|Civil Suit 77 of 1971
|E T Monks & Company Limited v Evans, Kariuki Githinji, D H Jackson & Kipketer Arap Misoi
|15 Aug 1974
|High Court at Nairobi (Milimani Law Courts)
|Alister Arthur Kneller
|E T Monks & Company Limited v Evans & 3 others  eKLR
|Mr. Juma for the first defendant. Mr. Gautama for the plaintiff.
|Mr. Juma for the first defendant. Mr. Gautama for the plaintiff.
ET Monks & Co Ltd v Evans
High Court, at Nairobi
August 15, 1974
Civil Suit No 77 of 1971
Criminal Practice and Procedure – dismissal of suit – for want of prosecution – application for – principles applied by the courts in such application – nature of remedy available to plaintiff whose suit is dismissed for want of prosecution – Civil Procedure Rules Order XVI rule 5.
The defendant/applicant filed a motion on notice for orders that the plaint filed against it by the plaintiff be struck out and that the suit be dismissed for want of prosecution. The court considered the principles to be applied in such applications.
1. Public policy demands that the business of the courts should be conducted with expedition.
2. Under Order XVI rule 5 of the Civil Procedure Rules, the defendant to an action may apply to set down a suit for hearing or apply for its dismissal if the plaintiff does not set it down for hearing within three months after the close of pleadings, the removal of the suit from the hearing list or the adjournment of the suit generally.
3. Whether an application for dismissal of a suit for want of prosecution should be allowed or not is a matter for the discretion of the judge who must exercise it judicially. The court should, among other things, consider whether the delay was lengthy, whether it has rendered a fair trial impossible and whether it was inexcusable. However, each case will turn on its own facts and circumstances.
4. If an action is dismissed for want of prosecution, a plaintiff may sue his advocate for negligence unless such plaintiff has caused or consented to the delay which led to the dismissal of the action.
5. The delay in this case was inordinate and inexcusable and a trial would be prejudicial to the defendants, as important witnesses may no longer be traced.
Application allowed, suit dismissed for want of prosecution.
1. Reggentin v Beecholme Bakeries Ltd (1967) 111 Sol Jo 216:  1 All ER 566
2. Fitzpatrick v Batger & Co Ltd  2 All ER 657
3. Allen v Sir Alfred McAlpine & Sons Ltd  1 All ER 543;  2 QB 229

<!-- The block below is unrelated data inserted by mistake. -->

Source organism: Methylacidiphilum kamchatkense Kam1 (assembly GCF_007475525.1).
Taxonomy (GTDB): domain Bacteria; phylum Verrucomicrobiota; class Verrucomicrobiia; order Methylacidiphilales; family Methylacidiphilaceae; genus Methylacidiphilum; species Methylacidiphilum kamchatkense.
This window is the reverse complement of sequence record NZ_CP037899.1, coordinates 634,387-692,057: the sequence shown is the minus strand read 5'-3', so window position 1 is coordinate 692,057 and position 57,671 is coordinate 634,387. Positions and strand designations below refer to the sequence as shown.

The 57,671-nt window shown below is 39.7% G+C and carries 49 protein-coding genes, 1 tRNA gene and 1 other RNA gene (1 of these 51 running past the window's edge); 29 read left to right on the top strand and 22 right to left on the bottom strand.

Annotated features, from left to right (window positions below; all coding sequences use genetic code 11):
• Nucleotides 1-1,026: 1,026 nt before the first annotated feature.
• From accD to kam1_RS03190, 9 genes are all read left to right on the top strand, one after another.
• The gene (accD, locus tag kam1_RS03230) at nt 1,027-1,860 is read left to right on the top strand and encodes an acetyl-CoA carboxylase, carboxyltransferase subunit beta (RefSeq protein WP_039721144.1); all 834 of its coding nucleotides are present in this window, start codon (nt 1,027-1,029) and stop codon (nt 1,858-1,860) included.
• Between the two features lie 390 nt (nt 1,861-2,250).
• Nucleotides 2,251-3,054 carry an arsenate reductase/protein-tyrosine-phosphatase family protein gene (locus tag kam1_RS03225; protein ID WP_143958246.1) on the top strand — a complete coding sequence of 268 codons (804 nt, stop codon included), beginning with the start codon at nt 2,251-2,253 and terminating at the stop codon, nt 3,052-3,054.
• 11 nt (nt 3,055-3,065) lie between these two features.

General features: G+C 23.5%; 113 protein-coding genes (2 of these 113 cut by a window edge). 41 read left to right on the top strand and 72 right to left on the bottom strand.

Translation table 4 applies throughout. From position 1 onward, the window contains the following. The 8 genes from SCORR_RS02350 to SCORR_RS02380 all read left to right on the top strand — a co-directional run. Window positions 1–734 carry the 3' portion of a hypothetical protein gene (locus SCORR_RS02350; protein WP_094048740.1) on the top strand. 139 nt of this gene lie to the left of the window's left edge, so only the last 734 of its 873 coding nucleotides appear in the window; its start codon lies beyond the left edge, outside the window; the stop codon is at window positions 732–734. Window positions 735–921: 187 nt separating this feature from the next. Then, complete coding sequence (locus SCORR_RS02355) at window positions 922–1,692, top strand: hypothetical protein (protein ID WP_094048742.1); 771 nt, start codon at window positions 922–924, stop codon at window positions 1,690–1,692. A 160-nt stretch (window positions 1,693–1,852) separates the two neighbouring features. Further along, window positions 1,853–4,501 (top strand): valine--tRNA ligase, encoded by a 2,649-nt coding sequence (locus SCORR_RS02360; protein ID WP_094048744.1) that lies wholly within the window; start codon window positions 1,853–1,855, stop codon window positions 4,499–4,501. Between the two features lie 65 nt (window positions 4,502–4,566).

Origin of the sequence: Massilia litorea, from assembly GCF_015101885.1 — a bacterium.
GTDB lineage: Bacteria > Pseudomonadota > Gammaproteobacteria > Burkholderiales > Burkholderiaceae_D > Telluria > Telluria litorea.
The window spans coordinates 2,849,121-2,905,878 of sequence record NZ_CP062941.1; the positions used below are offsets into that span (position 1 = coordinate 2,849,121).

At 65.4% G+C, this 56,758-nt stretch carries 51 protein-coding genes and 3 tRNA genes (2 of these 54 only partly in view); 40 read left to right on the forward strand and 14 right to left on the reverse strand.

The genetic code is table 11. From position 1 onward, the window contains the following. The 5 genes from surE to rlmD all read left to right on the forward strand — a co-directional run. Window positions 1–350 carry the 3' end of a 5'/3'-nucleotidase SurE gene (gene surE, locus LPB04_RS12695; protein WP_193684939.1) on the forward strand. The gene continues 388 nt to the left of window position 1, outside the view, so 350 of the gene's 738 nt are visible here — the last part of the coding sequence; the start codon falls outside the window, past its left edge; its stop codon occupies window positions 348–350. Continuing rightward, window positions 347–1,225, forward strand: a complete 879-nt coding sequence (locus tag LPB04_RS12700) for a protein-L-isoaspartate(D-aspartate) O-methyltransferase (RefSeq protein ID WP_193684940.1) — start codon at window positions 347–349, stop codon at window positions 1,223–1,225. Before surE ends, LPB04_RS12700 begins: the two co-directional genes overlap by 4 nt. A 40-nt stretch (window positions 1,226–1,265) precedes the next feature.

4. Saldanha and Others v Bhailal and Company and others  EA 28
5. Sheikh v Gupta and Others  EA 140
6. Mukisa Biscuit Manufacturing Company Limited v West End Distributors Limited  EA
7. Clough v Clough  1 All ER 1179
8. Marlton (an infant) v Lee-Leviten  2 All ER 874
9. Gloria v Sokoloff  1 All ER 204
10. Abdul and Another v Home and Overseas Insurance Company Limited  EA 564
1. Civil Procedure Rules (cap 21 Sub Leg) order XVI rule 5
2. Rules of the Supreme Court [UK] order 25 rule 1(4)
|Both Parties Represented
|Application allowed, suit dismissed for want of prosecution.
|The information contained in the above segment is not part of the judicial opinion delivered by the Court. The metadata has been prepared by Kenya Law as a guide in understanding the subject of the judicial opinion. Kenya Law makes no warranties as to the comprehensiveness or accuracy of the information
REPUBLIC OF KENYA
IN THE HIGH COURT OF KENYA AT NAIROBI
CIVIL SUIT NO 77 OF 1971
ET MONKS & CO. LTD .........................................APPLICANT
KARIUKI GITHINJI............................................2ND DEFENDANT
H.G JACKSON.................................................3RD DEFENDANT
KIPKETER ARAP MISOI...................................4TH DEFENDANT
I have before me a motion on notice dated May 10 this year and filed the same day, drawn by the advocates for the first defendant in this action. It is supported by the third defendant.
It is for orders that the plaint in this suit date January 13, 1971, and filed 5 days later, be struck out and the suit be dismissed with costs for want of prosecution. The first defendant also asks that the costs of this application be costs in the cause.